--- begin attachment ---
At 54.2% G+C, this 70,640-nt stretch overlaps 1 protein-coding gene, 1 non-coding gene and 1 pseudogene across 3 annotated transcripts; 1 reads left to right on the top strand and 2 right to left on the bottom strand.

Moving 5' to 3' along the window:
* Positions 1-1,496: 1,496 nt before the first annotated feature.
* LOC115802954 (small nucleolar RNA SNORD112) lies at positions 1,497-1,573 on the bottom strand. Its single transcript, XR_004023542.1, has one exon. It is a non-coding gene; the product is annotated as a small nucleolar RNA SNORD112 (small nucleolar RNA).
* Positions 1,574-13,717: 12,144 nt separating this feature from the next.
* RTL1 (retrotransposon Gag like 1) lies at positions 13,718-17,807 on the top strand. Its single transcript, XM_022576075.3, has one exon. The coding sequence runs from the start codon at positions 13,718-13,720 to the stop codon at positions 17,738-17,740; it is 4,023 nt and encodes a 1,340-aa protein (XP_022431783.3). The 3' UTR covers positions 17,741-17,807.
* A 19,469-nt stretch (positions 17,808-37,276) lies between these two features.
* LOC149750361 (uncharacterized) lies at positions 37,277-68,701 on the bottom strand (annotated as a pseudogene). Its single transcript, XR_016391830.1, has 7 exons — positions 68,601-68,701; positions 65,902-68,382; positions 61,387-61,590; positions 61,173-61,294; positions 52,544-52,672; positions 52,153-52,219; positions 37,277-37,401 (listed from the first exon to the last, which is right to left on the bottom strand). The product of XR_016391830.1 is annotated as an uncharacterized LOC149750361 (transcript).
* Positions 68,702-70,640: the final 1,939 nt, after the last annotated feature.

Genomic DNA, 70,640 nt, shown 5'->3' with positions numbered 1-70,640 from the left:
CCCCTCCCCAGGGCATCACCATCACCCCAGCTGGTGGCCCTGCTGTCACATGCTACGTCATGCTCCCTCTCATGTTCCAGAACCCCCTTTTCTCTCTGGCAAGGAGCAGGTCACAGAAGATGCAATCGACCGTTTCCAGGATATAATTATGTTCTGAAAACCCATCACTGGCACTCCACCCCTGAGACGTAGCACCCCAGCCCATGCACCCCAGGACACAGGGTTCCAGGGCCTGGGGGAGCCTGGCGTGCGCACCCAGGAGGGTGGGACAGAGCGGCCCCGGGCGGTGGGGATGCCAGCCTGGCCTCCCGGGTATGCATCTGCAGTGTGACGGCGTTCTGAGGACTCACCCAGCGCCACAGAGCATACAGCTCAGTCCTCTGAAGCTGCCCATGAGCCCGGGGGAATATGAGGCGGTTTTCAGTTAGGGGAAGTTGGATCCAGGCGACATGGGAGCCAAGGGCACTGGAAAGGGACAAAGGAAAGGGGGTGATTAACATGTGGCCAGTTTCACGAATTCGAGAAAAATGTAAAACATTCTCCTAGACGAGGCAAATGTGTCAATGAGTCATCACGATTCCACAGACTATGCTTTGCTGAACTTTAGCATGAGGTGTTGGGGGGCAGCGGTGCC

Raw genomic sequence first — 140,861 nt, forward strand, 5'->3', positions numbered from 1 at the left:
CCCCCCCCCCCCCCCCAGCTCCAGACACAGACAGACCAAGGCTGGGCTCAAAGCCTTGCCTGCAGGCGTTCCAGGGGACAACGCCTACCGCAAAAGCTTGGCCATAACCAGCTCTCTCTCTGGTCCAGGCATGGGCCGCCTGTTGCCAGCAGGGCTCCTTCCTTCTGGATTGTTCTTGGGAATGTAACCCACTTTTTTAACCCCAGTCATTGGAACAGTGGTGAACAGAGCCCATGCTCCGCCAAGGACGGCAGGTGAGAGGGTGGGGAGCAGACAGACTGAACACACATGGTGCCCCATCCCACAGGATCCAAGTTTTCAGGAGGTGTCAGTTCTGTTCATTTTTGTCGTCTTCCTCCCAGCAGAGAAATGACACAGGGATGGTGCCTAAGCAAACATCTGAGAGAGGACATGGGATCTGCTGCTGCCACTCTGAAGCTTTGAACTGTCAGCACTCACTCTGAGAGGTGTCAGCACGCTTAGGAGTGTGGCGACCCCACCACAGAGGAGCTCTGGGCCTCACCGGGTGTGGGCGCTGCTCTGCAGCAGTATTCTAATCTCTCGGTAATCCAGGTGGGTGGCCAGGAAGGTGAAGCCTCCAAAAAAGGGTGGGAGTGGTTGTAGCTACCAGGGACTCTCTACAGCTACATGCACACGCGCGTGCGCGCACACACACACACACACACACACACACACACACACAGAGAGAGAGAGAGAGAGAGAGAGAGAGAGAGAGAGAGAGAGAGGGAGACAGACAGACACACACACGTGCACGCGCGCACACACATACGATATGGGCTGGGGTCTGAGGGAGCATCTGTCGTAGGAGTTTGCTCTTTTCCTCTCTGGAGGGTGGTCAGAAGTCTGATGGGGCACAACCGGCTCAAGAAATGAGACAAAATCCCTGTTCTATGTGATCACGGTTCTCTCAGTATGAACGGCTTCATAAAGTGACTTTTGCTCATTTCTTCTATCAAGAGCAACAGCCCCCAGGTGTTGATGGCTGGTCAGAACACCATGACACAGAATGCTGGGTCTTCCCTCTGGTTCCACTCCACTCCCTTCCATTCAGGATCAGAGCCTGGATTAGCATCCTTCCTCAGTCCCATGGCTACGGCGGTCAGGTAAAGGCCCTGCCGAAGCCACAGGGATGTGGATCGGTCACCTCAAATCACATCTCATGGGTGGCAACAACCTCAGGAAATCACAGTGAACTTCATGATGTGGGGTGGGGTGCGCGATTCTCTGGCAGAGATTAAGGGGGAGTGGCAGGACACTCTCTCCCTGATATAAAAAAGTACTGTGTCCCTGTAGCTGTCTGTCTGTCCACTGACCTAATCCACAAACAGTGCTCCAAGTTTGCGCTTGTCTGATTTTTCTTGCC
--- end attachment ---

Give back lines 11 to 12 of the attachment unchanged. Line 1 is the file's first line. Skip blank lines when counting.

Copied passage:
CCCCTCCCCAGGGCATCACCATCACCCCAGCTGGTGGCCCTGCTGTCACATGCTACGTCATGCTCCCTCTCATGTTCCAGAACCCCCTTTTCTCTCTGGCAAGGAGCAGGTCACAGAAGATGCAATCGACCGTTTCCAGGATATAATTATGTTCTGAAAACCCATCACTGGCACTCCACCCCTGAGACGTAGCACCCCAGCCCATGCACCCCAGGACACAGGGTTCCAGGGCCTGGGGGAGCCTGGCGTGCGCACCCAGGAGGGTGGGACAGAGCGGCCCCGGGCGGTGGGGATGCCAGCCTGGCCTCCCGGGTATGCATCTGCAGTGTGACGGCGTTCTGAGGACTCACCCAGCGCCACAGAGCATACAGCTCAGTCCTCTGAAGCTGCCCATGAGCCCGGGGGAATATGAGGCGGTTTTCAGTTAGGGGAAGTTGGATCCAGGCGACATGGGAGCCAAGGGCACTGGAAAGGGACAAAGGAAAGGGGGTGATTAACATGTGGCCAGTTTCACGAATTCGAGAAAAATGTAAAACATTCTCCTAGACGAGGCAAATGTGTCAATGAGTCATCACGATTCCACAGACTATGCTTTGCTGAACTTTAGCATGAGGTGTTGGGGGGCAGCGGTGCC

Raw genomic sequence first — 140,861 nt, forward strand, 5'->3', positions numbered from 1 at the left: